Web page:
REVIEW: Ross Bagpipe Bags

It’s probably easiest to start this one with a disclaimer – both sheepskin and synthetic bags have their strengths and weaknesses. I play both a sheepskin with Manawatu Pipe Band and a Ross synthetic pipe bag with St Andrew’s Pipe Band – both choices carefully chosen by the respective Pipe Majors as to what is the best medium for each band to get the most out of our instruments. I have also tried many other brands of pipe bags.

 

 

For those new to synthetic pipe bags – they relieve the need to periodically season a bag. This allows a piper to pick up and play an air tight pipe bag out of the box at any time. With the ability to add a zipper to the bag, synthetic bags have allowed for moisture control canisters which can extend playing time significantly, as well as allowing players in a band to all minimise or add the same levels of moisture cohesively.

 

Ross Bagpipe Bags is an Australian company that produced one of the first synthetic bags available and have gone through many iterations over the years. From a lightweight fully synthetic bag with a clamp on the tail (and the associated stories of the sudden deflation during competition performance), to the unique red suede ‘hybrid’ bag, Ross Bagpipes have now release a highly breathable leather bag.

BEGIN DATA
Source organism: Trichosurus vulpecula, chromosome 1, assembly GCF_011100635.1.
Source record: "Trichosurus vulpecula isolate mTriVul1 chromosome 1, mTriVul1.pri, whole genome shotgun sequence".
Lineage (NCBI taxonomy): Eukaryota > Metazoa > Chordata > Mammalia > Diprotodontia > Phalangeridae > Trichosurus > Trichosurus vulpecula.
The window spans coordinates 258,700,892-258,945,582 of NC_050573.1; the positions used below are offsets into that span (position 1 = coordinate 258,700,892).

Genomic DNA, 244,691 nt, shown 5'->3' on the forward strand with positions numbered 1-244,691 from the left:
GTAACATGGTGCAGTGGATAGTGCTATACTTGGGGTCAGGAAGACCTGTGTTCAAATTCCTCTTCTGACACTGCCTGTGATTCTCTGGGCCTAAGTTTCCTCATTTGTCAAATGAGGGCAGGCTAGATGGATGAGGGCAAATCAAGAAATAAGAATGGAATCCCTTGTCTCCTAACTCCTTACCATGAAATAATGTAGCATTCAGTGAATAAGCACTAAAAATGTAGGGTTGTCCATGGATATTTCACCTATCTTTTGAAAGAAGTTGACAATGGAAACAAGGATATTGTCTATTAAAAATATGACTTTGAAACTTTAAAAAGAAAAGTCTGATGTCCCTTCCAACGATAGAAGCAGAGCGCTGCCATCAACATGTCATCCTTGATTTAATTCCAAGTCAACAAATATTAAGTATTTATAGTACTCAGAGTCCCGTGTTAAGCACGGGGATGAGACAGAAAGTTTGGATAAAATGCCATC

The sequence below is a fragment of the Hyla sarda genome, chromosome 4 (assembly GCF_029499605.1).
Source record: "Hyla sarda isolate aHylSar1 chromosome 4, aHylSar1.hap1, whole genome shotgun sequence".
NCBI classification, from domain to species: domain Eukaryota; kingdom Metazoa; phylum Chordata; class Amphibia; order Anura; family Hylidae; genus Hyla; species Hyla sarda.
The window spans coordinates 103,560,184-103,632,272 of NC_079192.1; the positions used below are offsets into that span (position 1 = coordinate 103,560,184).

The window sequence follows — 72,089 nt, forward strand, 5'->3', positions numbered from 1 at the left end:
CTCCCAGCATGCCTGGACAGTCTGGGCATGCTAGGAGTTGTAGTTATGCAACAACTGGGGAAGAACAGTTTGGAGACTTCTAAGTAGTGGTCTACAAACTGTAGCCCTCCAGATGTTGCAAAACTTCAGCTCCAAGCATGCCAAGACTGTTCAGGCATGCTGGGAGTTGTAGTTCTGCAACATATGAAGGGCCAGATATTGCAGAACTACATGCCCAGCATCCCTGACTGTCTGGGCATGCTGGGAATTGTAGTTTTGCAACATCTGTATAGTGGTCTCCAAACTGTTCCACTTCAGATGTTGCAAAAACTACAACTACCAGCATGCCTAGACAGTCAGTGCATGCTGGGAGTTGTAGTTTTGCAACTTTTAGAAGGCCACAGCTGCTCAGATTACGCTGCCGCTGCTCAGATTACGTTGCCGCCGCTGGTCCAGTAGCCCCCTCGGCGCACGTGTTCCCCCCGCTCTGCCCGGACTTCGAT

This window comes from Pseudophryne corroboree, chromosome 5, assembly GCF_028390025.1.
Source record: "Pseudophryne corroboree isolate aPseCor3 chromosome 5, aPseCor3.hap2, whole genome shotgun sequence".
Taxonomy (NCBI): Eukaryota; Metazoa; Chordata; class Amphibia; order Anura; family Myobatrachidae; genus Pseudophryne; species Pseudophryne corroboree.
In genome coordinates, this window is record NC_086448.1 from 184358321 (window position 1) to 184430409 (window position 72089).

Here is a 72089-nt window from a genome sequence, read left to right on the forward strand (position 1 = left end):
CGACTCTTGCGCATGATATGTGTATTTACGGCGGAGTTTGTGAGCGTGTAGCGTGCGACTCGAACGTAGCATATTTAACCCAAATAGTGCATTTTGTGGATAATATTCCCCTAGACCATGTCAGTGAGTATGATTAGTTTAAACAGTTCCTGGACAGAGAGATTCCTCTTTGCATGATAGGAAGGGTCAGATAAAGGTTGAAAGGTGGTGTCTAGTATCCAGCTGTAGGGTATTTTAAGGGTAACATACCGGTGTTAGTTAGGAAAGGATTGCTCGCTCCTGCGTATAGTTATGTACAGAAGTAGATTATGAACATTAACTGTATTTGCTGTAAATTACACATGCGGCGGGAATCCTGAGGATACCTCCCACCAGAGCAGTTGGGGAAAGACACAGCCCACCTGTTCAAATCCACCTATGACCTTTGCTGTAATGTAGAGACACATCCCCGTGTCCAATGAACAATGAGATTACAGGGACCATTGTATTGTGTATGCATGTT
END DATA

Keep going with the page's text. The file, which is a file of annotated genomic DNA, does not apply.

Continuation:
The New Ross Breathable Leather Bag

 

Having been part of trialling the new leather bag on a band scale with St Andrew’s Pipe Band, both in the extremely hot and dry (i.e. 40 degree) Australian climate and cold and wet Scottish weather at the World Pipe Band Championships, the bag has met all durability expectations. This is particularly evident by the attention to detail in the finish of the product being perfectly stitched, trimmed and glued. Throughout the trial sample, the issue of leaking bags appears to have been eliminated, however Ross Bagpipes still provides their 2 year warranty on all bags.

 

I have also performed trials with playing a wet bag (both on the improved quality red suede bag and the new blue leather bag) and neither colour ran onto a white shirt (this is in reference to previous issues with the red suede colour running).

 

From a performance aspect, the new leather bag provides added weight which more closely replicates the feel of a sheepskin bag. The leather material also provides added firmness to attain greater pressure on the bag. The bag is still highly breathable (i.e. moisture goes out but air stays in) due to its high-tech internal liner which is the same as the red suede bag. The fine perforations in the leather allow the moisture to easily work through the leather layer.

 

Here’s where the review gets a bit away from a standard review. When playing a bag, you get used to the shape and feel. While it may not be ‘optimum’ you find yourself thinking it’s the norm. However, I found myself going from a standard size sheepskin to medium size Ross bag in the same practice and realising that the bag I was playing wasn’t optimal for me. I wanted a synthetic bag that I could put under my arm and feel the comfort of a sheepskin bag – taking away any adjustment period.

 

Doing a bit of trialling and investigation I broke it down into 2 areas: